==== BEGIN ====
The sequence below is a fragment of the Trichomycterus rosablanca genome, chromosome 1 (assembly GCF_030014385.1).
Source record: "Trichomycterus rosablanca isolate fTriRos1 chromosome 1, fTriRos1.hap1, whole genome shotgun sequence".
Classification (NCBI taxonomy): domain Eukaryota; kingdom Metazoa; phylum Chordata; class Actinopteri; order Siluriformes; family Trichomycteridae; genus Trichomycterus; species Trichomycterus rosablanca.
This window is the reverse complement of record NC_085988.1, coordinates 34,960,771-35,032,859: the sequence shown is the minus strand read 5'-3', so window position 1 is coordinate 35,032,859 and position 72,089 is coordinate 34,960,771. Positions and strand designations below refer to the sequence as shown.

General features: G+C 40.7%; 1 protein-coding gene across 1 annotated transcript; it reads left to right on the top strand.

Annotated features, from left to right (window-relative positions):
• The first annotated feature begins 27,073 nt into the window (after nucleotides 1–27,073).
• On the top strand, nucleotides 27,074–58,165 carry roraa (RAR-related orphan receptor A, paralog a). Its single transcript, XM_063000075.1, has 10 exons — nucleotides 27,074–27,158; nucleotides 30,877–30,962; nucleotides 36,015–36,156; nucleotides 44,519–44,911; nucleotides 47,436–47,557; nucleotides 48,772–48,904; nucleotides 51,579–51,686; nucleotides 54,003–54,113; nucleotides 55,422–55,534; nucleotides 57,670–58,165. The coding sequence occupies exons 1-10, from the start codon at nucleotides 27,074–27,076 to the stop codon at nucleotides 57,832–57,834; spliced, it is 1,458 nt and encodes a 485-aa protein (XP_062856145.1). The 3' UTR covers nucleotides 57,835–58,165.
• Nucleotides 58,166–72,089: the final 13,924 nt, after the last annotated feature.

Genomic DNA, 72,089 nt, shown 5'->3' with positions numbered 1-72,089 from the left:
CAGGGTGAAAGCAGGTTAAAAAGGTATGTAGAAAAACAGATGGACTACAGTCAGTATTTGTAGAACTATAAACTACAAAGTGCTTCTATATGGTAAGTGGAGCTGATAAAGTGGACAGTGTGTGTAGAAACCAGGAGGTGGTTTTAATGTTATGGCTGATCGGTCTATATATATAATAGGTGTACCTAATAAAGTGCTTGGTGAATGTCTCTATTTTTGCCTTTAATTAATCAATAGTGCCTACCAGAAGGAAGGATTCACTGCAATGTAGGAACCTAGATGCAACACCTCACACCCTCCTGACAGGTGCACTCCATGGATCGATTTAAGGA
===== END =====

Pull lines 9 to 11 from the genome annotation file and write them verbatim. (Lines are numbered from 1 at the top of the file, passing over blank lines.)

• Nucleotides 58,166–72,089: the final 13,924 nt, after the last annotated feature.

Genomic DNA, 72,089 nt, shown 5'->3' with positions numbered 1-72,089 from the left:
CAGGGTGAAAGCAGGTTAAAAAGGTATGTAGAAAAACAGATGGACTACAGTCAGTATTTGTAGAACTATAAACTACAAAGTGCTTCTATATGGTAAGTGGAGCTGATAAAGTGGACAGTGTGTGTAGAAACCAGGAGGTGGTTTTAATGTTATGGCTGATCGGTCTATATATATAATAGGTGTACCTAATAAAGTGCTTGGTGAATGTCTCTATTTTTGCCTTTAATTAATCAATAGTGCCTACCAGAAGGAAGGATTCACTGCAATGTAGGAACCTAGATGCAACACCTCACACCCTCCTGACAGGTGCACTCCATGGATCGATTTAAGGA